The Clone tool has been part of Paintshop Pro for many many versions (I remember using it with version 7) and it has various uses: you can hide some parts or you can add others. Let's have a look at a few tips to use the Clone tool.
The basic use
The Clone tool works in 2 steps: the first is to right-click on the starting area that you want to use as the source, and then, left-click where you want that source to be copied. If you forget to set a source, Paintshop Pro will let you know with its annoying popup warning:
Do you know that you can also hold the Shift key and left-click instead of right-clicking? Yes, it does the same.
The Clone tool uses brush tips and you can use the exact same brush tips that you have available for the regular Brush tool. Usually, you will still use the typical round or square tip, but every other one will be available if you choose to use them.
Since the Clone tool uses the same tips as the Brush tool, it also uses similar settings, so you can adjust the size, the hardness, the step, the density and the opacity to get different results.
Tip #1 - You can clone on a separate layer
It is always a good idea to add elements and effects on a separate layer if you can and using the Clone tool is no different. Although you might think that you can only clone from one layer onto the same one, there is an option in the toolbar called "Use all layers". This option is obviously only available if you have more than one layer.
When you check that box, the Clone tool will grab the source that is visible on your project, no matter what layer it is on. This means that you can clone an element from one layer, as long as it is visible, onto a blank layer. This is what allowed me to create a clone of the inflatable toy on this image, on a separate layer.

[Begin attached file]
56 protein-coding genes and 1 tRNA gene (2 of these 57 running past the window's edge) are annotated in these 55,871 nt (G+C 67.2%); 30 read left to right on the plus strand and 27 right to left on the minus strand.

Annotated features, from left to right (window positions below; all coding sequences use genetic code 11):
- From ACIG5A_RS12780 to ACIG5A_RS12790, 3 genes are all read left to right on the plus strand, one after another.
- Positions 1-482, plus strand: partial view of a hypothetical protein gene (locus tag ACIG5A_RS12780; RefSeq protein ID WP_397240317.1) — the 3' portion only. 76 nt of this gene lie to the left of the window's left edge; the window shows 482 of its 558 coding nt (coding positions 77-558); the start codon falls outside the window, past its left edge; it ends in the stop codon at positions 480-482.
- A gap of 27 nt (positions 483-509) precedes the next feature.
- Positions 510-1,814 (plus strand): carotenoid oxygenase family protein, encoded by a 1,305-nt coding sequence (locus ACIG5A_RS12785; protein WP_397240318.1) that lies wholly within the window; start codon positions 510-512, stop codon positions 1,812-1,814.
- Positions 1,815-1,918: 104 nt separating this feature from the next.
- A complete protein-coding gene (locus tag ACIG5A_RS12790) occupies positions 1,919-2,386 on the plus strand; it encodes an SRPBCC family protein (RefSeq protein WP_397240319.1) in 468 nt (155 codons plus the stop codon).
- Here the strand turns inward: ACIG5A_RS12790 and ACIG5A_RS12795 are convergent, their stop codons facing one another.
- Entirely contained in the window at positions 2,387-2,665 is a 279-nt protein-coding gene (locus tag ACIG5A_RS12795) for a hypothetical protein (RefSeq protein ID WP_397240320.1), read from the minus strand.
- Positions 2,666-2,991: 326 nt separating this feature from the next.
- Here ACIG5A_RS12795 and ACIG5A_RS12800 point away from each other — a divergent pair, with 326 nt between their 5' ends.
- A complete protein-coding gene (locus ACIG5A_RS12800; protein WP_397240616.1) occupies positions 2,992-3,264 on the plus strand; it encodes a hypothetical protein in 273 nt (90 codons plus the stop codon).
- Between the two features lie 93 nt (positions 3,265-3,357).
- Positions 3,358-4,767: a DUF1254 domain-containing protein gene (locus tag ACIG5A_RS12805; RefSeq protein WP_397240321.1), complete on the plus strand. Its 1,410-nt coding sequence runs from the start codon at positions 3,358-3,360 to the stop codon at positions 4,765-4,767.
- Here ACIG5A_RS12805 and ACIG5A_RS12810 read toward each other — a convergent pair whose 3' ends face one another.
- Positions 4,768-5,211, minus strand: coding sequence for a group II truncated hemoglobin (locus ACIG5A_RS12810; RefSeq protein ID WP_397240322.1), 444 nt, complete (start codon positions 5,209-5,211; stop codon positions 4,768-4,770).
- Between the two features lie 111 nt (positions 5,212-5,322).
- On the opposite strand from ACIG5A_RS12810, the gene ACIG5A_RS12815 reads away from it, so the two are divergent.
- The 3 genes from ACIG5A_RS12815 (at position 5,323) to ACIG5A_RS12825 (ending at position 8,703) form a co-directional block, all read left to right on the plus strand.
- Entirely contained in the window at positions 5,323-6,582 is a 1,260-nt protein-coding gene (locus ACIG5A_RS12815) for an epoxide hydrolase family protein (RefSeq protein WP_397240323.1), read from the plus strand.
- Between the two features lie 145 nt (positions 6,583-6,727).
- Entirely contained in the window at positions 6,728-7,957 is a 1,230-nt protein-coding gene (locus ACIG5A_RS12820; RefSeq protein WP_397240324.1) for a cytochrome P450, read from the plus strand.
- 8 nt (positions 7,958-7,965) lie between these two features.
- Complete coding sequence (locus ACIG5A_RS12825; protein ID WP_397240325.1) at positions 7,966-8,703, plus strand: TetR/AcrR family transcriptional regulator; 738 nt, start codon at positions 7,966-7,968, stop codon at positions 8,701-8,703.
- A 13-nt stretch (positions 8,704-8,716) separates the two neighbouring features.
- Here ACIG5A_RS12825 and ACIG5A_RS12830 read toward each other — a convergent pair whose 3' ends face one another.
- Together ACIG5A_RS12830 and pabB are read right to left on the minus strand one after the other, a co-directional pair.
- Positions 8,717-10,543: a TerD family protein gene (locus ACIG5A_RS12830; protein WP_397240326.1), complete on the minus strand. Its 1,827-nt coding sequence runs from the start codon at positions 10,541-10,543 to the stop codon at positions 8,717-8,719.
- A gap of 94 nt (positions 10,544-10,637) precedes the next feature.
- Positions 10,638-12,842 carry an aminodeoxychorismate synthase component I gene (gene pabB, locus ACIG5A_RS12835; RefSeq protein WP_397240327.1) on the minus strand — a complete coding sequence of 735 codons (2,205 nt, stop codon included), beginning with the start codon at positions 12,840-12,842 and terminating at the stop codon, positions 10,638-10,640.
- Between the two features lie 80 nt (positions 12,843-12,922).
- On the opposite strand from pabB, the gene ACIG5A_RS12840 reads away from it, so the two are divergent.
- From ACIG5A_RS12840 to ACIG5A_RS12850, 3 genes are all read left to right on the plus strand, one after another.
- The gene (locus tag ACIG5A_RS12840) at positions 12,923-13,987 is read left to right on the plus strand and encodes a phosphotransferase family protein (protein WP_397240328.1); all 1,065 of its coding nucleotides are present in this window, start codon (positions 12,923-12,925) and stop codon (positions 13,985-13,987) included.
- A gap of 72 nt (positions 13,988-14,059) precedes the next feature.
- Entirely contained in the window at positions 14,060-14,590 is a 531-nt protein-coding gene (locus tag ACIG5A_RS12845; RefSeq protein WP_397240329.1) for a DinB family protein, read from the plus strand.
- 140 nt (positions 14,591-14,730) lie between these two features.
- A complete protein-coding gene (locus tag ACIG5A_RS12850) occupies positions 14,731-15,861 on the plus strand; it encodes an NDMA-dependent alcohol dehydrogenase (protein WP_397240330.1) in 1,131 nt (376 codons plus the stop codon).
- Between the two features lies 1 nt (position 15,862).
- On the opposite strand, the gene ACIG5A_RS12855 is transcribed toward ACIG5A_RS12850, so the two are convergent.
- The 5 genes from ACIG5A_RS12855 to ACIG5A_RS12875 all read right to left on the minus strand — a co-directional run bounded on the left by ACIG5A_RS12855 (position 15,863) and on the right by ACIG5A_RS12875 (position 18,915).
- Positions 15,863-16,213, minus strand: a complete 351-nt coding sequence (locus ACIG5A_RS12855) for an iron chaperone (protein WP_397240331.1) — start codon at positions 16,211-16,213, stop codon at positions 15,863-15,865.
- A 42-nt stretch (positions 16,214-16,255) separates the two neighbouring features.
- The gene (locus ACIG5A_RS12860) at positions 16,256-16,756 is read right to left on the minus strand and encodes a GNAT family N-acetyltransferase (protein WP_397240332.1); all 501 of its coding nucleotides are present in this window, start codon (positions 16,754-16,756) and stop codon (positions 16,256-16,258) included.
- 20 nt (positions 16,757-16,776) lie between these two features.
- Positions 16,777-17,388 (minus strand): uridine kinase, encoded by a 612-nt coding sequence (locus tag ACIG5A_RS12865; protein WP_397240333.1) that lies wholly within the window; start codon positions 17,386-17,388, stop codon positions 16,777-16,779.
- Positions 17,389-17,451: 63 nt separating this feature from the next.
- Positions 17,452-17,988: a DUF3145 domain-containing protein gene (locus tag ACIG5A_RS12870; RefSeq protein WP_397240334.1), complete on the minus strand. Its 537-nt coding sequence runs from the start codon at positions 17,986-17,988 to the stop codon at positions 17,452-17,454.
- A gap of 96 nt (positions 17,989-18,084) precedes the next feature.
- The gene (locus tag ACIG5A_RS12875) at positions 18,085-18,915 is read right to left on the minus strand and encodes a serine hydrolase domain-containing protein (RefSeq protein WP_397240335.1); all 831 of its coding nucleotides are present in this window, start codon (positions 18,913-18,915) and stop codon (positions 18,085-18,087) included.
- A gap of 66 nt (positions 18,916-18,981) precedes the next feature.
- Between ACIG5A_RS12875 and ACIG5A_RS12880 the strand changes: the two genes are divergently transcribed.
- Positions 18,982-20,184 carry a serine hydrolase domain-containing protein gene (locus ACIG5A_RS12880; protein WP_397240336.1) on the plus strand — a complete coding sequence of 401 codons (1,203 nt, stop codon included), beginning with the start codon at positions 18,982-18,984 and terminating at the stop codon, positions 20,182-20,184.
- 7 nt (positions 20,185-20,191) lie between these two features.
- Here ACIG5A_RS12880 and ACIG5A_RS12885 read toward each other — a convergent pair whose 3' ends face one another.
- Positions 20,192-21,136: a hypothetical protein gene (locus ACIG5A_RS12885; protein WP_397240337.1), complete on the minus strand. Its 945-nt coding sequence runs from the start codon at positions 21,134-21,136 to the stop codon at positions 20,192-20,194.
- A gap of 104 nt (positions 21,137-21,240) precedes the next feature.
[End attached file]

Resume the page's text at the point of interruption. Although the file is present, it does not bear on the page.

Once it is cloned, you can manipulate it as you wish, tweaking the edges, changing the location, rotating it, colorizing it, etc. In the end, it might not look like a cloned element anymore.
Tip #2 - You can clone the same source at different places
This is quite useful if you want to clone some elements in a random background, like foliage, ground or flowers. Typically, whatever you clone from, will appear as a "parallel" design when you apply it, giving a recognizable "linear pattern", like this:
However, another available setting is called Aligned Mode, and it is checked by default. It means that the source and the target areas will stay aligned no matter where you go, so it is easy to end up using a cloned area as a new "source", which causes that repeated pattern. But if you uncheck the Aligned mode, the source will be the same but you can apply it in different places and it will NOT retain the exact same distance. This allows you to "randomly" add the same section, in multiple places, avoiding that repeated pattern.
Of course, you might still see some repeated pattern but it is no longer in an obvious straight line. And since you can always apply on top of what you already cloned, it makes it look more random. Obviously, if you apply this cloning more than once, using a different source, the effect will be even better.
In a closeup, the cloning is somewhat more visible, but if this was only part of a larger image, nobody would notice.
Tip #3 - You can clone up to the edge of an element
This feature has been added a few versions ago and it is called Smart Edge. It will allow the tool to apply to your image but only up to an obvious edge. This is perfect if you want to clone an element to appear behind another one. This is how I added the blue shovel on the right (it is a clone of the one on the left).
Tip #4 - You can clone from one image onto another
You might have the element you want to use in your original image, but maybe you want to add an element that is NOT there. You can clone from a totally separate image if you want. For this process, however, you have to have the Windows > Tabbed documents UNchecked otherwise, you will have a hard time seeing where you are cloning from. This tip allowed me to add the bird on the right image, by cloning it from the left one.
Now, you are all set to play with this tool and know a bit more how you can use it. Remember to show us your project.